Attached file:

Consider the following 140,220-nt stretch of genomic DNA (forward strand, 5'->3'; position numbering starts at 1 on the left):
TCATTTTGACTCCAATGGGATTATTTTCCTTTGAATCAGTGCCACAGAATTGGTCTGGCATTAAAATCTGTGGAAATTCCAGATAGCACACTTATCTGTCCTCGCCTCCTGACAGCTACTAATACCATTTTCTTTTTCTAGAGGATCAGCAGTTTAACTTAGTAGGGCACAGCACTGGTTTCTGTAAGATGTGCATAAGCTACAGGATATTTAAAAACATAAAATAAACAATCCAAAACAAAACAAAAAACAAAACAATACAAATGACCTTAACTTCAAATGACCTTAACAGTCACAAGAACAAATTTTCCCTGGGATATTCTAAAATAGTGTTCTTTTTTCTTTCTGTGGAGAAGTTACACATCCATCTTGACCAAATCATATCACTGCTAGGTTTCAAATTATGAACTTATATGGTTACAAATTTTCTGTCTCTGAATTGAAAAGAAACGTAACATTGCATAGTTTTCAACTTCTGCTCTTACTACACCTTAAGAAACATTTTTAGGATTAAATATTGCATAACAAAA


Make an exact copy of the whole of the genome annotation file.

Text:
Consider the following 140,220-nt stretch of genomic DNA (forward strand, 5'->3'; position numbering starts at 1 on the left):
TCATTTTGACTCCAATGGGATTATTTTCCTTTGAATCAGTGCCACAGAATTGGTCTGGCATTAAAATCTGTGGAAATTCCAGATAGCACACTTATCTGTCCTCGCCTCCTGACAGCTACTAATACCATTTTCTTTTTCTAGAGGATCAGCAGTTTAACTTAGTAGGGCACAGCACTGGTTTCTGTAAGATGTGCATAAGCTACAGGATATTTAAAAACATAAAATAAACAATCCAAAACAAAACAAAAAACAAAACAATACAAATGACCTTAACTTCAAATGACCTTAACAGTCACAAGAACAAATTTTCCCTGGGATATTCTAAAATAGTGTTCTTTTTTCTTTCTGTGGAGAAGTTACACATCCATCTTGACCAAATCATATCACTGCTAGGTTTCAAATTATGAACTTATATGGTTACAAATTTTCTGTCTCTGAATTGAAAAGAAACGTAACATTGCATAGTTTTCAACTTCTGCTCTTACTACACCTTAAGAAACATTTTTAGGATTAAATATTGCATAACAAAA